Summer drinking is by no means limited to supermarket wines. Hot weather and outdoor entertaining can also present terrific opportunities to share some of your more upscale and valuable wine finds. When it's time for something more special than a bottle of Barefoot, look to these indulgent wines:
Champagne's high acidity and bubbly carbon dioxide content make it a good candidate for aging. High quality champagne, stored well, can develop over time the same way a still wine will. It may lose some of its effervescence, but will develop notes of nuts, dried fruit, honey and toasty undertones. If you want to buy champagne online, be sure that you are dealing with a reputable wine dealer; champagne is notoriously fussy, and must be stored at a proper temperature away from light.
Rosés are made by juicing red wine grapes and leaving the skins in just long enough to give the wine a light tint. While most people associate a pink color with this wine, it can also come in other hues from sunny orange to nearly red. Rosé can be made with a wide range of grapes, giving it a number of different qualities. So, a rosé can be sweet, dry, rich or carry any other number of qualities. Sweet rosé makes a great foil for spicy dishes. Dry examples are great alongside fish or fresh fruit. Some of the best examples come from the Provence region in the south of France. If you wish to buy wine online, look at reviews to learn about the character of the wine and how to bring out its best qualities.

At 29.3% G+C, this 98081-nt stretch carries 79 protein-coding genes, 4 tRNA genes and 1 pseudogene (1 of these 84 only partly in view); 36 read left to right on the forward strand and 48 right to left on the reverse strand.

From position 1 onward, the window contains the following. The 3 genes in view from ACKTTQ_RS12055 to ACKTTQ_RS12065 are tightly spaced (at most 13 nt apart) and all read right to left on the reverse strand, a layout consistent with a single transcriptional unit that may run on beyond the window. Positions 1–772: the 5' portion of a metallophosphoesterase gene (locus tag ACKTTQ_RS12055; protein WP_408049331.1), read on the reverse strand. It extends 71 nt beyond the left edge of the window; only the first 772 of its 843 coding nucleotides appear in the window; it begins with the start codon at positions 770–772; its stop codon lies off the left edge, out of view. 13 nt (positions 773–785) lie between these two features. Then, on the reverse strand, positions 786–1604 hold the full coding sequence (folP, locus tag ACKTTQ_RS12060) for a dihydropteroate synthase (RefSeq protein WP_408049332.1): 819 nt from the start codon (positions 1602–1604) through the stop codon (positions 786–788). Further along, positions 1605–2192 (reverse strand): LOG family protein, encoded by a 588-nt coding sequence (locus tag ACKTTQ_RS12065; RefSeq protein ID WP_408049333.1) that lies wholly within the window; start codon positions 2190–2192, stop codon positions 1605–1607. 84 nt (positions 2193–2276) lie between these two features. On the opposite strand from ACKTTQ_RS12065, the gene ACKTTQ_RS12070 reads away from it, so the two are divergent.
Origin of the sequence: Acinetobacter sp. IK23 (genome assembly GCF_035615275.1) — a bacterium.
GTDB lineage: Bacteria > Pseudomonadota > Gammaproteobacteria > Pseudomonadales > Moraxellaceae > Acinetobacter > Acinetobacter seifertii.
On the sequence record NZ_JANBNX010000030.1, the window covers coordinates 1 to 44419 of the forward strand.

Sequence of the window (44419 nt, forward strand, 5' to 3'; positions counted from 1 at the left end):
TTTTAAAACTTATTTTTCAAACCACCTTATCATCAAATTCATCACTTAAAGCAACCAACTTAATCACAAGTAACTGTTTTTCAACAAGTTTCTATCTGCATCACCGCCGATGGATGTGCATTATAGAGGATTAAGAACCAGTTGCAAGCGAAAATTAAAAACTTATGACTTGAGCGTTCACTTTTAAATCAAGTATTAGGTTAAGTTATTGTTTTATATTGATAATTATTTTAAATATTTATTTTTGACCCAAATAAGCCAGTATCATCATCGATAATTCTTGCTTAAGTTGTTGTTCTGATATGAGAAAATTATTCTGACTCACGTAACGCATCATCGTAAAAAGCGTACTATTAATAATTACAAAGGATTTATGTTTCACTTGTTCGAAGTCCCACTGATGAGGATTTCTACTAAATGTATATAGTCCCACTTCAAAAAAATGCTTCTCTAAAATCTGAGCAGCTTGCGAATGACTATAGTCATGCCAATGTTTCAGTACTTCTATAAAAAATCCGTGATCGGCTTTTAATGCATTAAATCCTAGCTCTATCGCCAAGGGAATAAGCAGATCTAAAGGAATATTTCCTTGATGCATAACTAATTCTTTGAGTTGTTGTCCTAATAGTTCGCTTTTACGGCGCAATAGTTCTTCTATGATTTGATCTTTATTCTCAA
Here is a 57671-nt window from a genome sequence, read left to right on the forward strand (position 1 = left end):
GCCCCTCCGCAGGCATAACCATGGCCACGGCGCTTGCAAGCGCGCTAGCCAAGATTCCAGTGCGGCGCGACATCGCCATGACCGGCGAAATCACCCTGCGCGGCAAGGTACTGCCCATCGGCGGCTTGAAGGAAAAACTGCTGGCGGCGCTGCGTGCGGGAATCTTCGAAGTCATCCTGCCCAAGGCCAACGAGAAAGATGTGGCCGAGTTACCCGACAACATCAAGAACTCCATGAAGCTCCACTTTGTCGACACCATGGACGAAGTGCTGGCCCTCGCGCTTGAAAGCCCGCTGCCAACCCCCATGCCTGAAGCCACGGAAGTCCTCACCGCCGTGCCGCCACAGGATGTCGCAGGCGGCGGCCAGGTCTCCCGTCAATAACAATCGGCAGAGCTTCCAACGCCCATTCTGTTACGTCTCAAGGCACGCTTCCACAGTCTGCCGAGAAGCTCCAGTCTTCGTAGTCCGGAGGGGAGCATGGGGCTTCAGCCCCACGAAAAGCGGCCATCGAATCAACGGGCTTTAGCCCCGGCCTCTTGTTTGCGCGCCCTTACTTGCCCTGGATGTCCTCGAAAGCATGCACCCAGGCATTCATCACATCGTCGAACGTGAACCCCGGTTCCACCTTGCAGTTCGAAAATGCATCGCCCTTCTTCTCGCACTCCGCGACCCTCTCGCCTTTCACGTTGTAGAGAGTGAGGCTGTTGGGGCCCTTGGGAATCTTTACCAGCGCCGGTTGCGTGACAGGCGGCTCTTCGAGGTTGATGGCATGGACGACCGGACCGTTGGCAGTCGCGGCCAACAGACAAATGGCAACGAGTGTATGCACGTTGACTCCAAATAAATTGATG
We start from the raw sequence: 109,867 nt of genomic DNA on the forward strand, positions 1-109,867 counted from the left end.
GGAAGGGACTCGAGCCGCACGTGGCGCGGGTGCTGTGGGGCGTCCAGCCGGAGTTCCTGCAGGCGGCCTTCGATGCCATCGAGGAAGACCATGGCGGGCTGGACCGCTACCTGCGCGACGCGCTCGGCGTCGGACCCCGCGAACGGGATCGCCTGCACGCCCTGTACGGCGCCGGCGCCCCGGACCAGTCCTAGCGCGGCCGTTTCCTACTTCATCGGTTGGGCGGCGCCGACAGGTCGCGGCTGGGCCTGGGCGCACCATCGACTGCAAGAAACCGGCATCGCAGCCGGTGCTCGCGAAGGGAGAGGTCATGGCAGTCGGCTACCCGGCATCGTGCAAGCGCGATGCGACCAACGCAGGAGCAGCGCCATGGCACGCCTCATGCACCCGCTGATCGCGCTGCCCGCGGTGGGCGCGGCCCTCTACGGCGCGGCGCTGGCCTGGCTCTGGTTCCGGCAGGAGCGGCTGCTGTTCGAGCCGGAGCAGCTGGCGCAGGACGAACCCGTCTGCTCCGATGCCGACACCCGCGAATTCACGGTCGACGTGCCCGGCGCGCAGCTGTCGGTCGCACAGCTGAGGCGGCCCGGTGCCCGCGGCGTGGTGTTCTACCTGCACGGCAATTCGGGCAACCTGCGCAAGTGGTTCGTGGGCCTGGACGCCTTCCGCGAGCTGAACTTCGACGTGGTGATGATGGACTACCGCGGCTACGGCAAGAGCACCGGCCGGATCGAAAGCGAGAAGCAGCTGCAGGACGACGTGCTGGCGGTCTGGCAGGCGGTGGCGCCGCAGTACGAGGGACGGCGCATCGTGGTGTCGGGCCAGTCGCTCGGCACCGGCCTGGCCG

While white Bordeaux is often overshadowed by its deep red cousin, this wine has a lot to offer during the hot summer months. This is a wine that is far subtler than other white wines. Instead of an aggressive fruity scent, it offers subtle fragrances reminiscent of honey and beeswax. The feel is incredibly light and elegant, perfect for hot weather.
Many white Burgundies are designed for consumption within two to three years, but others are oak aged and develop well in the bottle over years. Talk to a wine expert to learn more about the bottles you buy to determine whether they are ones to be consumed now or enjoyed as a long-term part of your collection. Those from the Côte Chalonnaise are best young; Meursault wines, particularly Premier Cru Meursault can be stored for five to 15 years or even longer and will continue to evolve and improve.
In the summer, as in any time of year, it makes sense to drink what you want. If you prefer aged wines, don't feel you need to bend and drink younger ones. If you enjoy reds, feel free to drink them all summer long. Wine collecting and drinking is for pleasure. And, if you find you have bottles to part with, sell your wine collection to Cellaraiders to fund your future acquisitions and ensure that every bottle you own is a favorite.